Easter Lilies
March 15, 2010
  • /Crop Sciences
Easter lilies make a nice houseplant and can be planted in a perennial garden later, said a University of Illinois Extension unit horticulture educator.

"Even if you do not celebrate Easter, you should get an Easter lily," said Jeff Rugg.

The Easter lily is native to southern Japan. Prior to World War II, the bulbs were imported from there. Today more than 95 percent of all Easter lily bulbs are produced on just 10 farms along the Pacific coast in a half-mile wide and 12-mile-long strip of land on the California and Oregon border.

"Most of the bulbs are the 'Nellie White' variety that James White named after his wife," he said. "Every few years, each grower selects a few plants to determine if a new variety can be developed with desirable production qualities."

Even though Easter lilies have only a two-week sales window, different every year due to the movement of Easter in the calendar, they are the fourth-largest potted plant crop behind poinsettias, mums, and azaleas. Even though we see them for such a short time, they require year-round production work to produce. Each bulb takes two, three, and maybe four years to grow large enough to sell. "Because Easter is a moving holiday, it is difficult to get lilies to re-bloom on time for the holiday," he said. "Greenhouse growers work very hard, many years beginning before Christmas to get them to bloom on time.

"When you purchase a lily, look for plants that have large, unopened buds," Rugg recommended.

By looking at several plants, you can observe the natural progression of how the flower buds open. If you are buying the plants a week or more before Easter, you will want more buds to be unopened. If you are buying the plant right before Easter, you will want more flowers already in bloom.

An opened flower should last a week or longer before wilting. Any unopened buds that are starting to turn brown will fall off before blooming. To keep the flower white, it is a good idea to pinch off the yellow anthers as soon as the flower opens so they do not drop pollen on the flower's petals. Removing the pollen will help make the flower last longer too because pollinated flowers fade quickly.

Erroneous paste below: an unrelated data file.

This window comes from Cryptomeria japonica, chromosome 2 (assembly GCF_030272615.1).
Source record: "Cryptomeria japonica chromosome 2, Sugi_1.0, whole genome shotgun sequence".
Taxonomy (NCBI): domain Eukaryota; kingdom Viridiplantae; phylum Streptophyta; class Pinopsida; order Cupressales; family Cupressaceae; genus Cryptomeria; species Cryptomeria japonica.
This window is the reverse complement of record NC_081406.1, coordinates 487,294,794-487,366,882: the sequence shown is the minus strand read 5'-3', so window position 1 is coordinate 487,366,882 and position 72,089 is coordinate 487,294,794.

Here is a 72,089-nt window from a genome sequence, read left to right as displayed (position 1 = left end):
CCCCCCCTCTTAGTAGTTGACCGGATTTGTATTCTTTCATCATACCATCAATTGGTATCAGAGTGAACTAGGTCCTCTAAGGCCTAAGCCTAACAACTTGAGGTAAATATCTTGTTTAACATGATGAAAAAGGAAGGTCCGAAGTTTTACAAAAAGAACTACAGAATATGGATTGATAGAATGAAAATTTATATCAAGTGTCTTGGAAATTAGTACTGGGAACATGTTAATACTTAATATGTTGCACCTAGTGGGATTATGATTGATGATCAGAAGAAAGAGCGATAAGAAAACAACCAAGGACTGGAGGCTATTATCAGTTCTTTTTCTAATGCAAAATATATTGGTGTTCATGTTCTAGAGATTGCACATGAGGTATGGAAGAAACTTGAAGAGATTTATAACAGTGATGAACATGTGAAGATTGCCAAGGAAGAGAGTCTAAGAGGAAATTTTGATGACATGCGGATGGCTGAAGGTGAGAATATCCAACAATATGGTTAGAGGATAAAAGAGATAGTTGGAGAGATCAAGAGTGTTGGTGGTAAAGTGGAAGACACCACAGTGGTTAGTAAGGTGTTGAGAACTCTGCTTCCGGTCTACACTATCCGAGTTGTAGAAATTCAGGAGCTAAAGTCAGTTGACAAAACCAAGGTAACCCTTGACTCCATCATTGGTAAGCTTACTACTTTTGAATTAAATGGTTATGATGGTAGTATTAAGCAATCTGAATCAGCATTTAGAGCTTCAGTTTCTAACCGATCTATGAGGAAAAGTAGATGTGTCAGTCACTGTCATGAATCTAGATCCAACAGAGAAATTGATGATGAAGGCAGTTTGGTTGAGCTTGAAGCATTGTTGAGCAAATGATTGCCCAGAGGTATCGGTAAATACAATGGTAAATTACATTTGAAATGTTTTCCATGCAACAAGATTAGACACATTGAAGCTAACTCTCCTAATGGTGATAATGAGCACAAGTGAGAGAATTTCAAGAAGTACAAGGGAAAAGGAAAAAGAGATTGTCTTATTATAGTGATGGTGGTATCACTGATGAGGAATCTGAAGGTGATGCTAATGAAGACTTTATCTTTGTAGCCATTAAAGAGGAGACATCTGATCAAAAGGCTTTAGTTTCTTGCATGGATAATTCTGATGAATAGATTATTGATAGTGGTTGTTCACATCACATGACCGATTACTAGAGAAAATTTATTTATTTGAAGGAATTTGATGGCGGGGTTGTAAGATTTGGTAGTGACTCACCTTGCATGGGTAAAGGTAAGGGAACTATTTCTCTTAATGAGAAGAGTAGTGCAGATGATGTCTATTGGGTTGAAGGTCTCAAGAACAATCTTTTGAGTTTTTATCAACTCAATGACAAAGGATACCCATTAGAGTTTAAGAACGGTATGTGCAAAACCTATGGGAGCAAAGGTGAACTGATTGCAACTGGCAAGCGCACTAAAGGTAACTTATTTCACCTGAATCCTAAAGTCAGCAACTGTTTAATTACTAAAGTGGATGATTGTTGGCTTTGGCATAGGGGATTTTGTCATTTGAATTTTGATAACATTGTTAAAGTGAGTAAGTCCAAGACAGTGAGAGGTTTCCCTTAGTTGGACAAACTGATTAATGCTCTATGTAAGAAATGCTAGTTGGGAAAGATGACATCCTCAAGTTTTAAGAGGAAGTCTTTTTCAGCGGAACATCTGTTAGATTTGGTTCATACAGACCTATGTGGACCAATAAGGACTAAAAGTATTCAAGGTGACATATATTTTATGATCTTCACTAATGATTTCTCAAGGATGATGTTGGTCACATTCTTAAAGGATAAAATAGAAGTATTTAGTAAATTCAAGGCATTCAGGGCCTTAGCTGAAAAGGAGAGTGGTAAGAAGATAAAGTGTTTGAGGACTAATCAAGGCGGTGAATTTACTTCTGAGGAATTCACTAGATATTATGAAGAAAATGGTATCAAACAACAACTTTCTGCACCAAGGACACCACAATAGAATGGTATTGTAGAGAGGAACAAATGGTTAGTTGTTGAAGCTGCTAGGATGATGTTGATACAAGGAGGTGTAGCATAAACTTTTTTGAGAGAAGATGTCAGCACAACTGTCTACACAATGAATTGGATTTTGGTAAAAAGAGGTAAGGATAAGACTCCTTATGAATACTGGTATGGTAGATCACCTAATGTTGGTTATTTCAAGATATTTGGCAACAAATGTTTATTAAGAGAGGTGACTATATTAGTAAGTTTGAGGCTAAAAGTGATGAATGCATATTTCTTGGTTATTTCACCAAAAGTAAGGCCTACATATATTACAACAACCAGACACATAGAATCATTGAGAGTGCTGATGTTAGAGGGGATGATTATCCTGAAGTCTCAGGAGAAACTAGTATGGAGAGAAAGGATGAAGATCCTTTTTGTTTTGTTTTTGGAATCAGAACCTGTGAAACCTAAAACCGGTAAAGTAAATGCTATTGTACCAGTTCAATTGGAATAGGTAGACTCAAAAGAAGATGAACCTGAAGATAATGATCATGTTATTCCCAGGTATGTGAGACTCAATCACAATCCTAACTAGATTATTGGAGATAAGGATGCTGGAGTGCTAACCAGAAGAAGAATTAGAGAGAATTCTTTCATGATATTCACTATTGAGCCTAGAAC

"Check the leaves at the base of the stem," he said. "They should not be turning yellow and falling off. If the pot is wrapped in foil, peel it back and check to see the condition of the leaves. If the soil is either too dry or waterlogged, get a different plant. The flowers may not open on a plant that has been mistreated.

"If you are buying the plant on a day when the temperature is near freezing, keep the plant protected from the cold. Don't buy plants stored in a tall paper sleeve as they tend to deteriorate quickly."

The lily will bloom longer if you keep the high temperature at about 70 degrees during the day and between 40 and 50 degrees at night. Warmer temperatures will speed the flowering process.

If you are planting the lily outside after Easter, flower removal will help make the plant's food production go into enlarging the bulb and not producing seeds. They are not easy plants to get to re-bloom the following year when grown as a houseplant. They will re-bloom easily if planted outdoors in zones three through seven.

"Keep them in bright, indirect light until the outdoor nighttime temperatures stay above the 40s," said Rugg. "Plant them in a partially sunny site with well-drained soil, about six inches deep, and add a few inches of mulch.

"Next year, they will bloom in mid-summer. They make a nice display when planted in masses, so after Easter, go to the store and buy all of the ones they have left, even if they are no longer in bloom, and plant them outdoors at the proper time."

In zones eight through ten, they can be planted outside for the summer. In the fall, dig them up and plant them in potting soil in a pot an inch wider than the bulb. Refrigerate the whole pot for eight to twelve weeks, keeping the soil damp. Take them out and leave them in the pot or replant in the ground.

Rugg also advised, "If the lily has discolored flecks on the leaf that run lengthwise, it may have a virus that aphids can spread to other lilies in your garden, so do not plant that one in the garden."